In the new century, several Faculties moved to new buildings: The Faculty of Pharmacy moved nearby to Caicedo Palace, opposite San Bartolomé y Santiago hall of residence; the Faculty of Philosophy and Humanities moved to Columnas Palace (currently headquarter of the Faculty of Translation and Interpreting); in 1944, the Faculty of Medicine moved from a building in Calle Rector López Argüeta, next to San Juan de Dios Hospital to a building specifically built for its location, next to Clínico Hospital. In the second half of the century new buildings were built for the Faculty of Sciences (1968) and for the Faculty of Philosophy and Arts (1977). The University spread out in wide campuses, which were composed of the different Faculties and Schools (Medicine, Law, Translation and Interpreting, Arquitecture, Human Resources, Politics and Rector's office were placed in the centre of the city; Sciences, Technical Architecture and the new technical building were located in Fuente Nueva Campus; Humanities, Psichology, Economics and Business Studies, Education, Dentistry, Documentation and the University publishing were placed in La Cartuja Campus, and Arts and Computer Science spread out within the city). In 1980, the General Library moved to the new Rector's headquarter in the Royal Hospital, a beautiful Renaissance building founded by Isabella the Catholic and built under Carlos V reign, which had been recently restored. From that date, the library lies in the upper floor, where most of the rich holdings are displayed in made-to-measure bookshelves, a very accurate reproduction of the ancient room of San Pablo School. Apart from the holdings and the reading room, this building also hosts the principal office of the University of Granada Library and its central services.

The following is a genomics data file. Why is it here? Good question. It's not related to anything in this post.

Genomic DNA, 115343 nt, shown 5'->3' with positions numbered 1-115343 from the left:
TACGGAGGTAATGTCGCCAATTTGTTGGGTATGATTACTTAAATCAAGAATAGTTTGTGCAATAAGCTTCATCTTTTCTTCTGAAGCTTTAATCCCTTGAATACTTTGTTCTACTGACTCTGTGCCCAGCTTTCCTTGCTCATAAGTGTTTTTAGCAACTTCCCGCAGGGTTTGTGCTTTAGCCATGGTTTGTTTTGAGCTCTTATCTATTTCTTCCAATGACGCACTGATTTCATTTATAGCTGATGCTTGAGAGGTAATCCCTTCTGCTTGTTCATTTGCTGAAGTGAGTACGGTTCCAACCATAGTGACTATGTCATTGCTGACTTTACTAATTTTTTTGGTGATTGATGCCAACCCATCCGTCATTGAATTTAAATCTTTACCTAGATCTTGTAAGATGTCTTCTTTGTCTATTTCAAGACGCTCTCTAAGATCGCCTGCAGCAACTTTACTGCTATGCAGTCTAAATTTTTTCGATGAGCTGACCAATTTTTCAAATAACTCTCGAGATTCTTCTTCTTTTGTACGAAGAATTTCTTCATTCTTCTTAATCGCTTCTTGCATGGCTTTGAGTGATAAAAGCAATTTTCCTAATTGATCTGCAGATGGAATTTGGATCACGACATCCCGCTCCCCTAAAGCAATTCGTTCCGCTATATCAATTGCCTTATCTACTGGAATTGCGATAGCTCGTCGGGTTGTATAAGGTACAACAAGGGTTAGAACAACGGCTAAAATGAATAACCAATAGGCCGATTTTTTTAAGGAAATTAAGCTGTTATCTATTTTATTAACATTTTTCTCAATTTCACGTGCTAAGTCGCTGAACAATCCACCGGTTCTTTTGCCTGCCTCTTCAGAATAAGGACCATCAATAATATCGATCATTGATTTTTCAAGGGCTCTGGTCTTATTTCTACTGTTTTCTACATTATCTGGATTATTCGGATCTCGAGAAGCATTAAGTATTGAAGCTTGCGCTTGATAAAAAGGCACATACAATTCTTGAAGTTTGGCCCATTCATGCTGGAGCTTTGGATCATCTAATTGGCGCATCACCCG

In all these buildings, the University of Granada Library was a very important institution and, despite until the present day it coexists with the libraries of other Departments created from the first quarter of the century (especially in deeply-rooted Faculties such as Law, Humanities or Medicine), the general tendency was to centralize holdings, services and budgets in order to achieve a higher profitability from human and economic resources. From 1990, the library has had a central budget to invest in monographs, periodicals and book binding, which are shared among the libraries of the Faculties and Schools according to certain distribution criteria. This budget is complemented with the resources provided by Institutions, Departments, and Groups and Research projects.